Kozzhukattai: The South Indian Dish That Is Deep-Rooted In Folklore
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It’s a winter morning in the South Campus of Delhi University and I, along with my friends was chatting over some Chai and Aloo Parathas. The random chat took over to some of the most famous regional folklores that we have grown up listening to. Although all the stories went past my memory, this one story is something I have remembered till today. Maybe because- 1) it is related to food and 2) I almost died laughing at it. One of my Tamil friends told us this story that is regionally called ‘Athiribacha Kozhukattai’.

It is believed that a newly married man in some Tamil village ate a Kozhukattai learned the name for the first time. To tell his wife the name of the dish, he constantly repeated the name on his way back home. However, the man leaped across a small stream on his way and forgot the name of the dish. Upon reaching home, he told his wife that he relished ‘Athiribacha’ and ordered her to make it for him. The innocent lady, unable to make sense of what her husband was saying, asked him about the dish again. The patriarchal husband got furious and started beating his wife. A neighbour came to her rescue and exclaimed that the lady’s forehead was swollen like a Kozhukattai. That’s when the man sprung up and said that is what he wants to eat.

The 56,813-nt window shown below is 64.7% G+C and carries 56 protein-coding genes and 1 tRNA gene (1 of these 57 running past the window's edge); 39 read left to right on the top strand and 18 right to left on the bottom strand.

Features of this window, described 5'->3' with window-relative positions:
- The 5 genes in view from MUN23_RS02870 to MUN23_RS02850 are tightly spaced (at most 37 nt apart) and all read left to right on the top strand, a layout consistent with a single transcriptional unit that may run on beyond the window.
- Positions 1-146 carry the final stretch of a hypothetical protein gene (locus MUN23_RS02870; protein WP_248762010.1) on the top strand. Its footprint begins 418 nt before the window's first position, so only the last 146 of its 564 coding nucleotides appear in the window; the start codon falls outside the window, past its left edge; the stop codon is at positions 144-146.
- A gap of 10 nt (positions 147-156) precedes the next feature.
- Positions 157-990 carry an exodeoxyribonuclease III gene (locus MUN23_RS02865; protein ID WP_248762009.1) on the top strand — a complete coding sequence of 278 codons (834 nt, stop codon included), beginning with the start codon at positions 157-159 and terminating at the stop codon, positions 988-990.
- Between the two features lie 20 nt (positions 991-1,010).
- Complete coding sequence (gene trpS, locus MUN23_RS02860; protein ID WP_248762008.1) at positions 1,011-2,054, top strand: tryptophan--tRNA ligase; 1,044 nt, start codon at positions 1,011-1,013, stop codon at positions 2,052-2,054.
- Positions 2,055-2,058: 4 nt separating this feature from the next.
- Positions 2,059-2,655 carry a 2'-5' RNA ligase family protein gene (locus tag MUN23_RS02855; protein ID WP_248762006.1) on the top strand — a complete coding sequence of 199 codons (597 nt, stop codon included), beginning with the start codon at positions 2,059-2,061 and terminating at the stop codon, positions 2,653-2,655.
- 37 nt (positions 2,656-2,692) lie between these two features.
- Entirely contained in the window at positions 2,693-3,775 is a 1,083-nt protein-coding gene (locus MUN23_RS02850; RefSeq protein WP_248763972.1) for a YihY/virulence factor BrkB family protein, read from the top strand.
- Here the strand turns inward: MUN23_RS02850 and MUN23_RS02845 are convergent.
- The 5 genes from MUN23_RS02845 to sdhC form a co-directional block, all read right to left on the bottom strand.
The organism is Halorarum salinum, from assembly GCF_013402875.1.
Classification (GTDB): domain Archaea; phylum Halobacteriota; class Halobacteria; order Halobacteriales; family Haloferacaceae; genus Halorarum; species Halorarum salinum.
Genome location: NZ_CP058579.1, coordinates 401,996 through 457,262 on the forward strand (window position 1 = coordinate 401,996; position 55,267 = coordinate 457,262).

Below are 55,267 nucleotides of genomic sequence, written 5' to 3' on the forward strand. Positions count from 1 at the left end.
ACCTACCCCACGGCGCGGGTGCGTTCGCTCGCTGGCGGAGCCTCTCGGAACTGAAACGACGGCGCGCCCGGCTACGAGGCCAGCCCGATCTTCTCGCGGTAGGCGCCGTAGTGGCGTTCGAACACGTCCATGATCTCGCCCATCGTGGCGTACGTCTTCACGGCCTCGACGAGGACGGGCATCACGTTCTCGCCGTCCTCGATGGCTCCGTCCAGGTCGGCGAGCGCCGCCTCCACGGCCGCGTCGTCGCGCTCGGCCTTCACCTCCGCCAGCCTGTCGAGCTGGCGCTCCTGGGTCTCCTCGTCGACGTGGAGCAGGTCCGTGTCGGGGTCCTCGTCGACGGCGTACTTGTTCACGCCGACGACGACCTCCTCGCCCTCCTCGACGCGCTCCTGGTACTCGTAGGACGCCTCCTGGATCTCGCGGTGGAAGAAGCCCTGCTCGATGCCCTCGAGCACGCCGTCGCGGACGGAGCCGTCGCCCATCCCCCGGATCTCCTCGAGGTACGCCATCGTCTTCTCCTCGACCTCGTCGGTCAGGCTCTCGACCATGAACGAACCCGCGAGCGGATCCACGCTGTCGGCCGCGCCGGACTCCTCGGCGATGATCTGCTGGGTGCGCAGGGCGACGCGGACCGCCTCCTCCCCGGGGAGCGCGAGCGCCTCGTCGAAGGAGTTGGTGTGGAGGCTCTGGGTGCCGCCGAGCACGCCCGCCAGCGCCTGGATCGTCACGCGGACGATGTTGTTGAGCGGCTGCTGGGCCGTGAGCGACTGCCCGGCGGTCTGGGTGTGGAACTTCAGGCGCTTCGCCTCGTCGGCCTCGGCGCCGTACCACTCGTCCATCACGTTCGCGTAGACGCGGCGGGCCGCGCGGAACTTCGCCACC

The dish- Kozhukattai holds great cultural importance in Tamil Nadu and is relished on various religious occasions. The rice dumpling is made with a stuffing of mainly two types- a sweet one made with jaggery and coconut and a savoury one made with yellow gram. The preparation begins with soaking raw rice in water, drying, powdering, and later roasting it. This roasted rice powder is then cooked in water to form a dough and is stuffed with the desired mixture and steamed.

The dish is widely relished during Ganesh Chaturthi by Tamil Hindus. Certain Christian communities make this dish on Saturday that precedes Palm Sunday. Some people confuse it with Modak but both of them are different on some grounds. Kozhukattai comes in several varieties and is more versatile.

So, the next time you eat a Kozhukattai, don’t forget to thank the South Indian ancestors to have made this dish and appreciate the efforts of the makers.